Friday, 05 June, 2020


Hydroxychloroquine linked to increased risk of death in COVID-19 patients

Patty Aguilar | 22 May, 2020, 22:35

"These findings highlight the importance of awaiting the results of ongoing prospective, randomized, controlled studies before widespread adoption of these drugs".

Authors of a separate study that supported the use of antimalaria drugs with antibiotics for Covid requested that their paper be withdrawn, according to the Retraction Watch website.

Trump has repeatedly promoted the drug as a possible treatment for coronavirus despite warnings from medical professionals that there is no evidence it is effective for Covid-19 patients.

Experts found that hydroxychloroquine - and a related medicine chloroquine - was linked to an increased risk of death and heart arrhythmias among people severely ill in hospital with coronavirus.

If the rate of mortality is 9.3 per cent in the control group, the scientists said, on adjustment for other clinical factors, the rate attributable to the use of the drug regimens would rise to 12.4-13.4 per cent.

President Trump spoke about taking an antimalarial drug earlier this week.

"Before, the data suggested there may be no overall benefit of hydroxychloroquine, but this study shows increasing evidence that not only is there no benefit, there may likely be harm", Boulware said.

Tests to determine whether hydroxychloroquine can prevent COVID-19 is open to staff in Brighton and Sussex University Hospitals and at Oxford's John Radcliffe Hospital.

Both these drugs have a good safety profile as treatments for those specific conditions, and the current research said these patients should not stop taking these drugs if they are prescribed for approved conditions.

'The best way to find out if they are effective in preventing Covid-19 is in a randomised clinical trial'.

"Each of these drug regimens was associated with decreased in-hospital survival and increased frequency of ventricular arrhythmias when used for treatment of COVID-19", the researchers wrote. Dr. Sean Conley said in a statement that, after "numerous discussions" with Trump, "we concluded the potential benefit from treatment outweighed the relative risks".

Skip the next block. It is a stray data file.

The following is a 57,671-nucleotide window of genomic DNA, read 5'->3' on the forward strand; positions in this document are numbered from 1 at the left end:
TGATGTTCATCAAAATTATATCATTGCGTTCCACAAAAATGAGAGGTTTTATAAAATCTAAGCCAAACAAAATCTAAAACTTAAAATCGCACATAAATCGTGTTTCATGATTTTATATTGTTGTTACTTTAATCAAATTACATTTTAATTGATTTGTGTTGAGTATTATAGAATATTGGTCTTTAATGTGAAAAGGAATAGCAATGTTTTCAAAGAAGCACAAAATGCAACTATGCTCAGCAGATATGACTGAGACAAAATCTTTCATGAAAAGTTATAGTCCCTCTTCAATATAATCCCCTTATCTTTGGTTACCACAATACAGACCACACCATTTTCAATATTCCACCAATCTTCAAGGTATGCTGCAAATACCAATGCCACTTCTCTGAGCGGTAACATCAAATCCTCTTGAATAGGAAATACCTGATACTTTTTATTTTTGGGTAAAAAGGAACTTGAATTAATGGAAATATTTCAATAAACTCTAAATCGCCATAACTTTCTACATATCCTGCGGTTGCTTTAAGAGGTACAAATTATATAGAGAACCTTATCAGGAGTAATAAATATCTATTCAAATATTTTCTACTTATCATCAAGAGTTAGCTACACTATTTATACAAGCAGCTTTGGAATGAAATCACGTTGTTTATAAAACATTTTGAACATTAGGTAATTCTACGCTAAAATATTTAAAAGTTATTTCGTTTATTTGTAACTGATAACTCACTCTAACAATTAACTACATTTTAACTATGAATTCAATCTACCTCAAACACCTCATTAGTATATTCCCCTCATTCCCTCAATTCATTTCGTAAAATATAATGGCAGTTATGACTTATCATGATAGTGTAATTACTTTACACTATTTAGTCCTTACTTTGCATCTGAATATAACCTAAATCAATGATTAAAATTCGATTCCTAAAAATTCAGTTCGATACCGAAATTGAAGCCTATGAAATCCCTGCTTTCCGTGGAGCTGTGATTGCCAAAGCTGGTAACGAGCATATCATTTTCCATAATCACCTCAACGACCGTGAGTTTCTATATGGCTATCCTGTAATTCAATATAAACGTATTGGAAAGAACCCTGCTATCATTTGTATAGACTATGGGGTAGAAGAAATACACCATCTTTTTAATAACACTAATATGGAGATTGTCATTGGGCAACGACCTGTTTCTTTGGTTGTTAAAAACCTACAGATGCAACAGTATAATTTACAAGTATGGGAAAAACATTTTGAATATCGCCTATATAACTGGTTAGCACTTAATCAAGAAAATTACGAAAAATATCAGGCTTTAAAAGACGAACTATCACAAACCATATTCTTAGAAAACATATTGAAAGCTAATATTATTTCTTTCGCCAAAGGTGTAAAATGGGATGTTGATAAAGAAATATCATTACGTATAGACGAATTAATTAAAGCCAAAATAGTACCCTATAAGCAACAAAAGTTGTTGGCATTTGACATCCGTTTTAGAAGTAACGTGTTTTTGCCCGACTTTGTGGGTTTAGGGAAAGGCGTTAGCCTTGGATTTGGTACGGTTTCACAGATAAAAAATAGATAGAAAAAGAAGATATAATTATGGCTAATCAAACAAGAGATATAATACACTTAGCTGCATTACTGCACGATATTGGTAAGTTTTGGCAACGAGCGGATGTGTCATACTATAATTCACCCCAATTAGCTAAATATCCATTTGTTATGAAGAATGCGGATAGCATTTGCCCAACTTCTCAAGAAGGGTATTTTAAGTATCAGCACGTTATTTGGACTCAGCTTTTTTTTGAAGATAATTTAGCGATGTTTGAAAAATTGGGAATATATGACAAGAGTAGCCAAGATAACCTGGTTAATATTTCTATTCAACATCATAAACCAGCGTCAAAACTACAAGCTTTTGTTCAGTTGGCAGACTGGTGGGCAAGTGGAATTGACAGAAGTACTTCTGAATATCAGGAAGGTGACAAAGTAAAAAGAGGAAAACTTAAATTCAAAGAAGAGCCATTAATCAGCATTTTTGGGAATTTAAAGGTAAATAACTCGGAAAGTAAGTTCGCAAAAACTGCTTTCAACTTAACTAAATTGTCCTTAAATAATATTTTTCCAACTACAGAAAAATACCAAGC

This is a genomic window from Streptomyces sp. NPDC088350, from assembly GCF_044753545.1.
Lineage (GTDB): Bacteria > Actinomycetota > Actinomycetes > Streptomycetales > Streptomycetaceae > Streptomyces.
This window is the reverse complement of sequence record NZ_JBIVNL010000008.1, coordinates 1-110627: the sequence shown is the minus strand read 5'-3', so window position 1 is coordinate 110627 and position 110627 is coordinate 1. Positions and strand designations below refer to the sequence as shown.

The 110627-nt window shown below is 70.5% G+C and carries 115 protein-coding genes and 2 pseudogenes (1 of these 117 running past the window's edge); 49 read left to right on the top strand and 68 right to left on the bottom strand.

On April 24, the Food and Drug Administration cautioned against the use of hydroxychloroquine "outside of the hospital setting or a clinical trial due to risk of heart rhythm problems".

"However, we now know from our study that the chance that these medications improve outcomes in COVID-19 is quite low", he added. Retail sales of hydroxychloroquine reportedly soared in March, the month Trump called the drug a "game changer" for treating coronavirus.

"The key finding of this study is that neither single, nor combination therapy with either chloroquine or hydroxychloroquine appear to provide any patient benefit in large numbers of Covid-19 infected patients".

Results from some of the first large, randomized studies of hydroxychloroquine are expected soon, including a study being conducted by the French government and one at the University of Minnesota. The drugs are used to prevent and treat malaria and can reduce fever and inflammation.

The results about heart rhythm issues are harder to discount, because they are known side effects of the drugs.

"It might even be said that to go on giving them, other than in a trial, is unethical, given this evidence that is not yet contradicted by other available evidence".

The biggest risk increase was seen in the group treated with hydroxychloroquine and an antibiotic, where 8 per cent of patients who got the combination developed a heart arrhythmia, compared with 0.3 per cent of those in the comparison group.

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